Imitating Lu Baoshan’s version. Guiyun Monk
Gao Zhongzi (高仲子carved in relief and intaglio); Xiyuan (西园carved in relief)
Gao Fenghan (1683-1749), the eleventh generation of the second branch of Gao’s family in Daxing Village, Jiaozhou, was one of Eight Eccentrics of Yangzhou (a group of eight Chinese painters known in Qing Dynasty for rejecting the orthodox ideas about painting in favor of a style deemed expressive and individualist). He is a painter, calligrapher and engraver in Qing Dynasty. He was also called Han, courtesy name Xiyuan, literary name Nancun, Nanfu, Yunfu, Yindi, Yinshi, Yinbing, etc., over 40 in total. Later he started to write and paint with his left hand due to illness, and thus was named Shangzuosheng (the left-hander). He was a Han born in Sanlihe Village, Sanlihe Sub-District Office, Jiaozhou, Shandong Province. In the early period of Yongzheng’s reign, Gao was recommended to be County Magistrate in She County and then in Xizhi County, after which he returned to hometown. While being bold and generous, he was mastery of art, especially landscape and bird-and-flower paintings as well as poetry writing. He was fond of ink stones and had a collection of up to thousands of ink stones, all of which are engraved with his own inscriptions. He was also the author of History of Ink Stones and Collections of Nanfu.
Portrait of Peonies and Rooster by Gao Fenghan
This is a meticulous bird-and-flower painting on silk painted by Gao Fenghan, one of the Eight Eccentrics of Yangzhou in Qing Dynasty, with the inscriptions going as the following: “Imitating Lu Baoshan’s version. Guiyun Monk”, from which it is known that this painting is an imitation of that of Lu Zhi (courtesy name Baoshan), the renowned bird-and-flower painter in early Ming Dynasty. People see Lu’s work as inheriting the merits from Xu Xi and Huang Quan, with simple but beautiful colors as well as meticulous and exquisite lines. The red-comb rooster, red and white peonies, rugged Taihu Lake stones as well as budding trees and willow branches are all in the upper half of the painting, making the layout quite compact but fairly ordered. The rooster and stones are both outlined and well rendered with ink brush strokes. The plumes are quite highlighted with the rooster’s stomach partly inked and partly whitened to make the plumes look textured and the rooster more valiant; nearby stones are of bright and mild ink color, looking transparent, simple, slim and crinkled, which is also a good demonstration of the artist’s exquisite fine brushwork technique. Peonies of red and white colors are well-proportioned: the red peony petals are dyed in rouge, with gamboge color to embellish the darker parts and white color to paint the brighter side of the petals, while the while peonies are outlined and rendered in light ink color, to showcase the stereoscopic effect. Closer, the miscellaneous stones, grass and green moss are very succinctly drawn, reflecting the simplicity and temperament of Lu’s work as well as an impact from Baoshan’s painting.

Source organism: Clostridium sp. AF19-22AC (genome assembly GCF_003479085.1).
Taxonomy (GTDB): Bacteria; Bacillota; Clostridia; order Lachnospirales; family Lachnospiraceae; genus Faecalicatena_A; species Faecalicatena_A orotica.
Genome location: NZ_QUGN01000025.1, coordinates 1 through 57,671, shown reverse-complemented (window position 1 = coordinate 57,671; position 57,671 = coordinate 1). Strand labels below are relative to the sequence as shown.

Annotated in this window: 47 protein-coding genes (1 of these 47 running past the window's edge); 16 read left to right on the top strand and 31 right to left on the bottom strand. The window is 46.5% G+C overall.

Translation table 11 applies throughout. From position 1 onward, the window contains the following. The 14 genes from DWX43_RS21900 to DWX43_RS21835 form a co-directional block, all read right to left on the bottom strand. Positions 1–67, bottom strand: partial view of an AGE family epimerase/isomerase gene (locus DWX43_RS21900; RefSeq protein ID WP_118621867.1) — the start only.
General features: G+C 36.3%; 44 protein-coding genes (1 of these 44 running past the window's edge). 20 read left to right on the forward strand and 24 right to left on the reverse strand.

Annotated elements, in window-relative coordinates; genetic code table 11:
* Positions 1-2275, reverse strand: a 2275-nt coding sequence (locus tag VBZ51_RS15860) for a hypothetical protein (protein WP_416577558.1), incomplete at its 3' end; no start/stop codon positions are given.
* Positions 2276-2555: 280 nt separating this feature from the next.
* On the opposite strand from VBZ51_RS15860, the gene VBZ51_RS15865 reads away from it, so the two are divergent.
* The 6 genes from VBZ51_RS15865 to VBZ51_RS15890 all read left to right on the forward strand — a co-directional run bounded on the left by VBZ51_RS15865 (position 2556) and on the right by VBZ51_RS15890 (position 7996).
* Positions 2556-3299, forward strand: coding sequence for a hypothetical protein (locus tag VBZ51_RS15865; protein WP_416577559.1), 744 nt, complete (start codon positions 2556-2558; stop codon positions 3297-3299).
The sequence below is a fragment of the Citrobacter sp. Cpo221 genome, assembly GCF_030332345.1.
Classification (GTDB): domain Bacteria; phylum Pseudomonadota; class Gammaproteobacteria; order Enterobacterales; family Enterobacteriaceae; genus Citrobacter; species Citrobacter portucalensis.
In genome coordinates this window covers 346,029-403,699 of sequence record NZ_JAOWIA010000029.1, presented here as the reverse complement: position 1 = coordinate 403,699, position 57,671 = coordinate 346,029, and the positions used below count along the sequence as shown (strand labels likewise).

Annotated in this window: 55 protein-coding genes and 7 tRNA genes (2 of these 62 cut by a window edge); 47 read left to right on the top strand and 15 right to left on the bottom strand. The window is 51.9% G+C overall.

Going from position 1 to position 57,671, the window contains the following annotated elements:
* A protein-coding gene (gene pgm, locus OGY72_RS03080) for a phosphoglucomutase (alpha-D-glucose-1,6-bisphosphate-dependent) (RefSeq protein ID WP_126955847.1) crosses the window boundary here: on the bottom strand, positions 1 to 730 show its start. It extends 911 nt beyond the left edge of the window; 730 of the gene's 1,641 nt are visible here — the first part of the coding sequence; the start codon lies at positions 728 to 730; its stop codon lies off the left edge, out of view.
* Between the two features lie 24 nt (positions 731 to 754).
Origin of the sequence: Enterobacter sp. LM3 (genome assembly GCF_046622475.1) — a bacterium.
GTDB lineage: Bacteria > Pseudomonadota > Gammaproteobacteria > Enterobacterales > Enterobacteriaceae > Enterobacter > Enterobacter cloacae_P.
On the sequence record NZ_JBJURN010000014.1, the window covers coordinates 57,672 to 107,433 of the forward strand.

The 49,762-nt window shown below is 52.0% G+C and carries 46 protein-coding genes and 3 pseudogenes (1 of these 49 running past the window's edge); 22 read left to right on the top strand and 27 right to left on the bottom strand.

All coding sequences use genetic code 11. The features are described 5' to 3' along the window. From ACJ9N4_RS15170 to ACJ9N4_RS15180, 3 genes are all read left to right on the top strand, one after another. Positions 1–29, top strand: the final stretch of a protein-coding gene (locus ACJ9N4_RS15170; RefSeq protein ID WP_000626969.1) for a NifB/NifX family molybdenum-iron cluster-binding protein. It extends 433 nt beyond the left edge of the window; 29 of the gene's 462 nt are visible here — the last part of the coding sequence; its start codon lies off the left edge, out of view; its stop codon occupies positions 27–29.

Gao Fenghan was not only an expert in poetry and seal cutting, but also in painting, especially in bird-and-flower painting. As the inscriptions of this painting indicate, he paid great attention to “learning from the predecessors”, drawing merits from masters including Qingteng (Xu Wei), Baiyang (Chen Chun) and Lu Zhi; from Gao’s experience, it is known that he spent a long time living in Yangzhou and Suzhou, built a deep friendship with Jin Nong, Zheng Xie, Li Shan and Gao Xiang and had frequent exchanges with them in poetry writing, calligraphy and painting. Gao had been an official for more than a decade and been framed and put into prison for several times until he suffered a broken arm, resigned from the official post and started selling his paintings for life. Thanks to all of his suffering, his artistic works had been upright, endearing and positive.
Portrait of Peonies and Rooster by Gao Fenghan was in 1980s identified as a National Second-Class Collection by national calligraphy and painting appraisal seven-member group under the State Council, now displayed in Tsinghua University Art Museum.